Gastrointestinal Health Benefits

Fighting colon cancer isn’t the only gastrointestinal health benefit of blueberries—studies suggest the berries may help fight inflammation and infection in the lower gastrointestinal tract.

Gastrointestinal Health Benefits

Investigators from the Rowett Research Institute in Aberdeen, UK believe they may have identified a fundamental component of the anticancer, anti-inflammatory activity of blueberry phytonutrients in the colon. Because low molecular-weight phenols exist attached to non-digestible portions of the berry and are therefore able to reach the large bowel intact, they are the predominant phenolic compounds detected in the colon. Research from the Rowett Institute suggests that these low molecular weight phenols boost colon health by altering local bacterial metabolism.25 This hypothesis is supported by the findings from another recent study of an animal model of colitis (inflammation of the colon), in which blueberry consumption was shown to improve several parameters of disease activity by reducing local inflammation and preventing bacterial translocation, a process by which pathogenic bacteria migrate from inside the colon to nearby lymph nodes and other extra-intestinal sites.26

One common cause of diarrhea in both the developed and developing worlds is the pesky protozoan parasite known as Giardia duodenalis. In vitro assays indicate that blueberry extracts can kill Giardia duodenalis during the activated/feeding stage of the parasite’s life cycle.27

What Can Blueberries do For You?

The recent eruption of scientific inquiry has only begun to scratch the surface of blueberry’s vast health-promoting potential. In addition to the work discussed throughout this article, currently there are studies linking the consumption of berries and berry extracts to protection against estrogen-induced breast cancer,28 osteoporosis,29 liver inflammation,30 vascular disease,31 urinary tract infections,32-34 and more.

It sort of makes you wonder how such a ubiquitous food item that is a treasure-trove of good health has, until very recently, managed to elude scientific detection. After all, prior to 10,000 years ago, when the advent of agriculture introduced the widespread cultivation of grains and obviated the caloric need to gather wild vegetation for survival, berry fruits represented a significant portion of modern man’s energy intake. In terms of our evolutionary history, it should then come as no surprise that berry phytonutrients constitute such a panacea.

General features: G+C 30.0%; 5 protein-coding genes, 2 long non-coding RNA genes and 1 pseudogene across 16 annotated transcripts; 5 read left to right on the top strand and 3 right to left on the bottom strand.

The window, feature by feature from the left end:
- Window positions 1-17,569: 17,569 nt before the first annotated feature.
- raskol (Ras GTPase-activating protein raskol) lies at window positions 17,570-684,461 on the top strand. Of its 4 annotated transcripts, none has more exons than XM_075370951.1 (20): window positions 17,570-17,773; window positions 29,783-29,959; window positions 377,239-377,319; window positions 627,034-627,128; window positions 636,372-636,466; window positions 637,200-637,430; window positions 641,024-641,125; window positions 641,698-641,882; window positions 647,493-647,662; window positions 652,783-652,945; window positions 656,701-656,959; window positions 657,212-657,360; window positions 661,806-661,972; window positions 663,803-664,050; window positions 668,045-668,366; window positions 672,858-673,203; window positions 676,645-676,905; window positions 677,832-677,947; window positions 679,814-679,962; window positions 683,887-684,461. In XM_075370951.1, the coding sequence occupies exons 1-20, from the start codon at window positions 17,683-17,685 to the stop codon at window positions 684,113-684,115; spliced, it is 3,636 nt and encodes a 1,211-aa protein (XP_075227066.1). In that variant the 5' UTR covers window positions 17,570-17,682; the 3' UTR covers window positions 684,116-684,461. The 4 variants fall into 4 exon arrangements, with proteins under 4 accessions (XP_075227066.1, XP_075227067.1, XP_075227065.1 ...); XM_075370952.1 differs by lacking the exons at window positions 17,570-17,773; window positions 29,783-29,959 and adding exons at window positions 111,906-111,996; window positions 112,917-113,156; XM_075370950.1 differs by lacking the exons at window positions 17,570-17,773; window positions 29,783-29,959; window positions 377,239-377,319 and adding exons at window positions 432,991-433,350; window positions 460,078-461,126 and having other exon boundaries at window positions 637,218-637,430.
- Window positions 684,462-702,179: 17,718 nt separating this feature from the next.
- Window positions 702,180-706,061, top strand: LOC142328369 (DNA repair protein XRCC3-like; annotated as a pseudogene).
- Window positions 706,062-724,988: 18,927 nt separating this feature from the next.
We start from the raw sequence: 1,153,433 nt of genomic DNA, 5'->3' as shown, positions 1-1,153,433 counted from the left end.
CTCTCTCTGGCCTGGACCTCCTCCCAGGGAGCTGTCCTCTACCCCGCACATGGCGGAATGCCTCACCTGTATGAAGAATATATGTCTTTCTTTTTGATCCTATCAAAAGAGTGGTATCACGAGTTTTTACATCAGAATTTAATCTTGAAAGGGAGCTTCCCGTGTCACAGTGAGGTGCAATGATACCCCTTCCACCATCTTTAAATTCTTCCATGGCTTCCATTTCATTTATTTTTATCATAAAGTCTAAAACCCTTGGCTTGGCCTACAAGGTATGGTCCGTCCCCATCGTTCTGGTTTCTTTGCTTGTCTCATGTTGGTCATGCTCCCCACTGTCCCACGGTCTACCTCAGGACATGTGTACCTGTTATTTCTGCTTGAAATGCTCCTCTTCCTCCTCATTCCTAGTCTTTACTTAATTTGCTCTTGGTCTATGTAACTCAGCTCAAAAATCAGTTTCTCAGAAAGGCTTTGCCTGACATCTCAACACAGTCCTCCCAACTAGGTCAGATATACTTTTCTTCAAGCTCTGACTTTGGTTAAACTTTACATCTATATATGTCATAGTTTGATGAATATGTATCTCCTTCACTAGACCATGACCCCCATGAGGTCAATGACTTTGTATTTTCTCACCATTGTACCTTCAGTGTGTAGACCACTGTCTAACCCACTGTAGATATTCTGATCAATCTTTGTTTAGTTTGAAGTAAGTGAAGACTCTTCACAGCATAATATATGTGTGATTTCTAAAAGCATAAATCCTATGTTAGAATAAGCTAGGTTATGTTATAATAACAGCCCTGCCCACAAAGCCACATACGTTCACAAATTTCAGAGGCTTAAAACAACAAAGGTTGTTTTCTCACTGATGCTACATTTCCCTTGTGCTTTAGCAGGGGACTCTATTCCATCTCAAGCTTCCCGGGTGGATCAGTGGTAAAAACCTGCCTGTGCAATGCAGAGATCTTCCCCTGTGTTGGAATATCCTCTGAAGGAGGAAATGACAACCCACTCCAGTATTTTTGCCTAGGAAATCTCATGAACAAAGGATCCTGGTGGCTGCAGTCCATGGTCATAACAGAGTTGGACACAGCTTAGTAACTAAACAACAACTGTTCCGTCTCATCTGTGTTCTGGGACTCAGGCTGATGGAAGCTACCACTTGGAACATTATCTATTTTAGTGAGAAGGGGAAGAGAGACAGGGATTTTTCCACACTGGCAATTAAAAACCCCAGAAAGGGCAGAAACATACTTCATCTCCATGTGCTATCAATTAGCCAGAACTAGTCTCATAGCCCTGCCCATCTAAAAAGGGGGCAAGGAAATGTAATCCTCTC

As studies continue to explore their expansive health benefits, berry fruits seem destined to assume their rightful place as veritable powerhouses of antioxidant and anti-inflammatory activity, “discovered” during an era when the perils of modern living, and especially the declining quality of our food supply, have rendered the human race more inflamed and prone to chronic disease than ever before.

If you have any questions on the scientific content of this article, please call a Life Extension Health Advisor at 1-800-226-2370.

AuroraBlue®: Not All Blueberries are Created Equal

While all blueberries are undoubtedly good for you, some are apparently better than others. According to recent studies, organically grown blueberries appear to yield significantly more phytonutrients and demonstrate greater antioxidant activity than blueberries grown conventionally.35 Perhaps even more impressive is what scientists are discovering about how geography and climate affect the nutritional properties of wild blueberries.

One bioprospector has turned the quest for the ultimate blueberry into a personal crusade. NIH researcher Maureen McKenzie, PhD, spent 15 years exploring the Alaskan frontier and building a relationship of mutual trust and respect with the native Eskimo, Aleut, and American Indians dwelling in these remote areas. The fruits of her labors include the identification of 17 different blueberry sub-species that are not only unique to Alaska, but are uniquely powerful sources of phytonutrients. The Alaskan blueberry is able to thrive in the harsh geo-climactic conditions of the tundra thanks to genetic adaptations that augment its antioxidant production by several-fold, compared with wild blueberries grown in more temperate regions like Maine.36

Armed with her extraordinary blueberries, Dr. McKenzie founded the only company in Alaska dedicated to pharmaceutical and nutraceutical discovery from boreal territories. One of her proprietary formulations, AuroraBlue®, is touted as the next generation in natural blueberry supplementation. Made from four of the predominant sub-species of Alaskan blueberry, AuroraBlue® boasts an oxygen radical absorbance capacity (ORAC, a measure of free radical-scavenging capacity) score of 1,205 micromoles trolox equivalents per gram (µmol TE/g)—nearly four times the ORAC of wild Maine blueberries (314 µmol TE/g) and more than seven times the ORAC of conventionally cultivated blueberries (155 µmol TE/g).36,37

References

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3. Williams CM, El Mohsen MA, Vauzour D, et al. Blueberry-induced changes in spatial working memory correlate with changes in hippocampal CREB phosphorylation and brain-derived neurotrophic factor (BDNF) levels. Free Radic Biol Med. 2008 Aug 1;45(3):295-305.

4. Duffy KB, Spangler EL, Devan BD, et al. A blueberry-enriched diet provides cellular protection against oxidative stress and reduces a kainate-induced learning impairment in rats. Neurobiol Aging. 2008 Nov;29(11):1680-9.

5. Yasuhara T, Hara K, Maki M, et al. Dietary supplementation exerts neuroprotective effects in ischemic stroke model. Rejuvenation Res. 2008 Feb;11(1):201-14.

6. Shukitt-Hale B, Lau FC, Carey AN, et al. Blueberry polyphenols attenuate kainic acid-induced decrements in cognition and alter inflammatory gene expression in rat hippocampus. Nutr Neurosci. 2008 Aug;11(4):172-82.